I love history. I love board games. So I was intrigued when I saw this video from The British Museum about the national board game of ancient Mesopotamia, the Royal Game of Ur. In it, Dr. Irving Finkel (noted philologist, Assyriologist, and the discoverer of the rules) takes on Tom Scott in the ancient race game.
If you’re interested in learning how Dr. Finkel discovered the rules. Make sure to check out this Curator’s Corner video where he goes into detail.
For years I didn’t understand the steampunk community’s obsession with airships. I understood that they were transportation ephemera of a sort and that they harkened back to a bygone era, but I always thought they were too small. This was due in large part to my misunderstanding of their construction.
I was further confused when I realized I didn’t understand how mooring masts worked. The giant spire atop the Empire State Building was initially designed to be a mooring mast, but I could never understand how passengers would get down from the gondola. Ropes? Ladders? Either way, it sounded like it would be dangerous.
It wasn’t until I read Larry Correia’s novel Hard Magic in January that I decided to look further into dirigibles. His book utilizes them a great deal, but I was having a difficult time picturing the spaces described, so I began to research. It turns out my assumptions were very wrong. Airships had decks! Passenger cabins! Lounges! Promenades! As I started asking my friends, I discovered that I wasn’t alone in my ignorance. I blame The Rocketeer.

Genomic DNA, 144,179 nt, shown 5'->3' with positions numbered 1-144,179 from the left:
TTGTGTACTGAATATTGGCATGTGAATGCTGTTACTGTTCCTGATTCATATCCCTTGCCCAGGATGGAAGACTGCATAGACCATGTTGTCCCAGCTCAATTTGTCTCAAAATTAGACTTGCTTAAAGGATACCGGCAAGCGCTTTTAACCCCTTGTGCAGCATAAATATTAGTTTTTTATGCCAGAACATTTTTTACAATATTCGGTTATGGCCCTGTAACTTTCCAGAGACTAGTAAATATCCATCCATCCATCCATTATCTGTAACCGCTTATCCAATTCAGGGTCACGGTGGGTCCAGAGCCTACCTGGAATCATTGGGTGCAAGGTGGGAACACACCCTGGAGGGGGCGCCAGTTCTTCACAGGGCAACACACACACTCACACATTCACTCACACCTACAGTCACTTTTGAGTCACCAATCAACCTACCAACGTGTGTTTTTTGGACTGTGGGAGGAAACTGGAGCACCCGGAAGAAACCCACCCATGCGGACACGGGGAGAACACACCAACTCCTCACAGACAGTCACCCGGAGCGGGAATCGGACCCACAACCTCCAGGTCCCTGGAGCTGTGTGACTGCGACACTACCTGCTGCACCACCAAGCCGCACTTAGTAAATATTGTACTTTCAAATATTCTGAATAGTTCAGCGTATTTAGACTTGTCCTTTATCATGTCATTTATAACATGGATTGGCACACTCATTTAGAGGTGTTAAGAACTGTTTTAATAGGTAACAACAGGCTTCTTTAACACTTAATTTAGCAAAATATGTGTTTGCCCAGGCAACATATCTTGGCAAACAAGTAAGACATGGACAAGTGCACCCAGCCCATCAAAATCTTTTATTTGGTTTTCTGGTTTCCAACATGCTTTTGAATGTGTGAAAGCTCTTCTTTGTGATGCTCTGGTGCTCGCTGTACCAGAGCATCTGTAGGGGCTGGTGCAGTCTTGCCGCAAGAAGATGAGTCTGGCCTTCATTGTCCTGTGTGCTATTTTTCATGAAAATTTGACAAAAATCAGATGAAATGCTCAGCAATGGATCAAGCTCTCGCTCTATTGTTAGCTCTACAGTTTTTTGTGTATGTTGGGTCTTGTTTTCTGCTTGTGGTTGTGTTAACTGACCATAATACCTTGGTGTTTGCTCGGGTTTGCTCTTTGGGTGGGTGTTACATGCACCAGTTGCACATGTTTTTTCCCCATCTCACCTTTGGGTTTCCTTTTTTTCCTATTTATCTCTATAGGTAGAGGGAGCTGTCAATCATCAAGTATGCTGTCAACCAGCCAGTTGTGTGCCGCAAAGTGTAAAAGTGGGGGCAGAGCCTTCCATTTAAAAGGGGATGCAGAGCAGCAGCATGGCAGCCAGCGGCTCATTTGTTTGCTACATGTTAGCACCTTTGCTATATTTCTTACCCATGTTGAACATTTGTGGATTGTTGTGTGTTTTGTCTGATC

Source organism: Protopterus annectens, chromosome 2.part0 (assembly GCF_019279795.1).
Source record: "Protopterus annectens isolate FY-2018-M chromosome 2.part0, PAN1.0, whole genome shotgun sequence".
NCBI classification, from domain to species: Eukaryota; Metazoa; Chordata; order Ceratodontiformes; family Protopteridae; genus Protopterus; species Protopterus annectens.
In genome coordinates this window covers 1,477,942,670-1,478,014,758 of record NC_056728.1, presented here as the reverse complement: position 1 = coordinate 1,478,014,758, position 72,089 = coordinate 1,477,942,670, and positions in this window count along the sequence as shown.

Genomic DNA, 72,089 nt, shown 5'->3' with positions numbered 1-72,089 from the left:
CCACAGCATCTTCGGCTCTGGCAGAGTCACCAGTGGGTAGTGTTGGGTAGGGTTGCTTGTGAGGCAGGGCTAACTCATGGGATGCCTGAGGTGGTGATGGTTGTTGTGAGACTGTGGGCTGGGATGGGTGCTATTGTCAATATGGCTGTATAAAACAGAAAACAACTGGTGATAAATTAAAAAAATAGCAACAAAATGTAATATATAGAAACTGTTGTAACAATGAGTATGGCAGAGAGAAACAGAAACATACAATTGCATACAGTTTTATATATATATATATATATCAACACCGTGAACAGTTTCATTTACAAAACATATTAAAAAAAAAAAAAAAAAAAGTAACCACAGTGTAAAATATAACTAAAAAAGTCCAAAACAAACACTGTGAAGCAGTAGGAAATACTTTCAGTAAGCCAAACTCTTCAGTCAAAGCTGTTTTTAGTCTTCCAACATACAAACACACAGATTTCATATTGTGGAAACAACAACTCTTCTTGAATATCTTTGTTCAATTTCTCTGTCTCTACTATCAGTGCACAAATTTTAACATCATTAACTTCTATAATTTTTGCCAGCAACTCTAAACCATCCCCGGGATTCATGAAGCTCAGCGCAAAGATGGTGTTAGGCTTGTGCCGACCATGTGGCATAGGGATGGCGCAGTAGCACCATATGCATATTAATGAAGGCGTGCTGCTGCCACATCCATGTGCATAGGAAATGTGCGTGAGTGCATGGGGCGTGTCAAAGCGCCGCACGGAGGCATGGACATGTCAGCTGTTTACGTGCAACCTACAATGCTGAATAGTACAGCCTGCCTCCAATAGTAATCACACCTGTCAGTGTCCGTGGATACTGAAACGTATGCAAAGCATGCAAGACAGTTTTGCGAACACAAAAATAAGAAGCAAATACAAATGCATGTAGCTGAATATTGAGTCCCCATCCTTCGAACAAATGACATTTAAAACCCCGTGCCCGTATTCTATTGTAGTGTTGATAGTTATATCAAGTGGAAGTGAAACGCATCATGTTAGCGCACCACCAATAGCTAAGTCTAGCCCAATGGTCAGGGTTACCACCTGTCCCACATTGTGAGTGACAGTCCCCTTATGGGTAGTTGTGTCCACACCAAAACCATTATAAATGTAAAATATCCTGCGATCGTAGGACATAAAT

So where were these accommodations? This surprised me as well. As the illustration below describes, they were most often inside the ridge frame of the airship itself.
For years, I operated under the assumption that passengers were as crammed into the tight space of a gondola (similar to military dirigibles.) But the tiny gondolas that dangled below looked uncomfortable for a long flight across the Atlantic. It turns out they were the exact opposite of cramped. When I realized they had more in common with starships, ocean liners, and riverboats, my perspective changed. They became something much more, and I immediately understood the obsession.